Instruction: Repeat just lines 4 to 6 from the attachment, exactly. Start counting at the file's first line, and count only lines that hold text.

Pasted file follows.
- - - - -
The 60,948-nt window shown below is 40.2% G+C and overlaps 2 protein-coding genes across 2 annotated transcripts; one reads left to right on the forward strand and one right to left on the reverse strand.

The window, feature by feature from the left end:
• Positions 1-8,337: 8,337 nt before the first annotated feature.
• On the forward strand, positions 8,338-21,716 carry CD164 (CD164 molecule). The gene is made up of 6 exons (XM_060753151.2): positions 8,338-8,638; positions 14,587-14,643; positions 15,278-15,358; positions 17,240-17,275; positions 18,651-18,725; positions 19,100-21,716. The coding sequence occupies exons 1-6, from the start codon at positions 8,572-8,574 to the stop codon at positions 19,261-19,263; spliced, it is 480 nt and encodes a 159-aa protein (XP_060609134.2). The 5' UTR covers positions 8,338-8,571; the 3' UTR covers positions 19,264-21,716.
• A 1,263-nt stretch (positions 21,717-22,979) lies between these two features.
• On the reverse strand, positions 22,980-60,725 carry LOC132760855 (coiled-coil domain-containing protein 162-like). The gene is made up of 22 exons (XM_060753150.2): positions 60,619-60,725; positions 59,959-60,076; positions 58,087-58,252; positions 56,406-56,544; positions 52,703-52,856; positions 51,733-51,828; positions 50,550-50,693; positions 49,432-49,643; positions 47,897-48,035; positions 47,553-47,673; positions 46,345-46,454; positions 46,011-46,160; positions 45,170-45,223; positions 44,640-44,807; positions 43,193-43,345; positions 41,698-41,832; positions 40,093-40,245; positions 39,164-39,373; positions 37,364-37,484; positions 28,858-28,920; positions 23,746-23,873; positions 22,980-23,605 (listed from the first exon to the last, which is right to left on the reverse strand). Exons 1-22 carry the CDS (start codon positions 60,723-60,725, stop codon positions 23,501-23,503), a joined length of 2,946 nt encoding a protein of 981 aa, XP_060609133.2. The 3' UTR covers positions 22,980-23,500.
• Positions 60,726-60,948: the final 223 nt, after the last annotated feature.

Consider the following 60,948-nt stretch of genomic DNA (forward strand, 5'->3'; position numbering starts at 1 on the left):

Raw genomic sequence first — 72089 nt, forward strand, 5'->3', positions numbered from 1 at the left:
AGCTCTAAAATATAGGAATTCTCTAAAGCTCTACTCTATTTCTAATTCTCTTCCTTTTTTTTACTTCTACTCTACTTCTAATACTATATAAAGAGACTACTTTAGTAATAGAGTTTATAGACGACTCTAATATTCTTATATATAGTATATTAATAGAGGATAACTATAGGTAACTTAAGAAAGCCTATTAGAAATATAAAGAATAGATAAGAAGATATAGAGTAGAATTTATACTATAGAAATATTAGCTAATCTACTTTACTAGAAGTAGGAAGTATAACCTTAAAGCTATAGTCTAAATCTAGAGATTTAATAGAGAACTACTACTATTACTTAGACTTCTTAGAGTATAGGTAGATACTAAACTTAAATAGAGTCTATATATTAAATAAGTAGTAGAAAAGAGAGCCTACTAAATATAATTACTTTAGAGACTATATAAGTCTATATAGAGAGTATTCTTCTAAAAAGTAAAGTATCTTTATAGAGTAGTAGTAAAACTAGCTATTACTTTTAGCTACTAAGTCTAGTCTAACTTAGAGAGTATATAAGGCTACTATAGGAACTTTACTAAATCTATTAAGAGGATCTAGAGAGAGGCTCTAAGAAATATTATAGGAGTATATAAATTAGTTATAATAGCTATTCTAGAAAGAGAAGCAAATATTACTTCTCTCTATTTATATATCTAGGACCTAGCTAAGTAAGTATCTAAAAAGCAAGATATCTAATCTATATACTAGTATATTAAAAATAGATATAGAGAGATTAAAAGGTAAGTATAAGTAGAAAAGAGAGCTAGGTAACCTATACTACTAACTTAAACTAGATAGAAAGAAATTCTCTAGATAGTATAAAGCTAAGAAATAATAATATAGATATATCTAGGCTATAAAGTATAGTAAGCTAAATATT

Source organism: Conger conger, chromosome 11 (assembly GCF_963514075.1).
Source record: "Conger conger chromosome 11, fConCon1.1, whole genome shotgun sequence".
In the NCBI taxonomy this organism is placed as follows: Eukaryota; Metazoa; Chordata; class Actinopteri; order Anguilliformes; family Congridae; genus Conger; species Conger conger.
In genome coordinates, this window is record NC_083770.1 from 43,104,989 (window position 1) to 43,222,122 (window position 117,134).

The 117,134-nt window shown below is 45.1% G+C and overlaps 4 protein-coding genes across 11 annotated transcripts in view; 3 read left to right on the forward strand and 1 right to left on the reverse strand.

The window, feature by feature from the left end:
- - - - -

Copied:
• On the forward strand, positions 8,338-21,716 carry CD164 (CD164 molecule). The gene is made up of 6 exons (XM_060753151.2): positions 8,338-8,638; positions 14,587-14,643; positions 15,278-15,358; positions 17,240-17,275; positions 18,651-18,725; positions 19,100-21,716. The coding sequence occupies exons 1-6, from the start codon at positions 8,572-8,574 to the stop codon at positions 19,261-19,263; spliced, it is 480 nt and encodes a 159-aa protein (XP_060609134.2). The 5' UTR covers positions 8,338-8,571; the 3' UTR covers positions 19,264-21,716.
• A 1,263-nt stretch (positions 21,717-22,979) lies between these two features.
• On the reverse strand, positions 22,980-60,725 carry LOC132760855 (coiled-coil domain-containing protein 162-like). The gene is made up of 22 exons (XM_060753150.2): positions 60,619-60,725; positions 59,959-60,076; positions 58,087-58,252; positions 56,406-56,544; positions 52,703-52,856; positions 51,733-51,828; positions 50,550-50,693; positions 49,432-49,643; positions 47,897-48,035; positions 47,553-47,673; positions 46,345-46,454; positions 46,011-46,160; positions 45,170-45,223; positions 44,640-44,807; positions 43,193-43,345; positions 41,698-41,832; positions 40,093-40,245; positions 39,164-39,373; positions 37,364-37,484; positions 28,858-28,920; positions 23,746-23,873; positions 22,980-23,605 (listed from the first exon to the last, which is right to left on the reverse strand). Exons 1-22 carry the CDS (start codon positions 60,723-60,725, stop codon positions 23,501-23,503), a joined length of 2,946 nt encoding a protein of 981 aa, XP_060609133.2. The 3' UTR covers positions 22,980-23,500.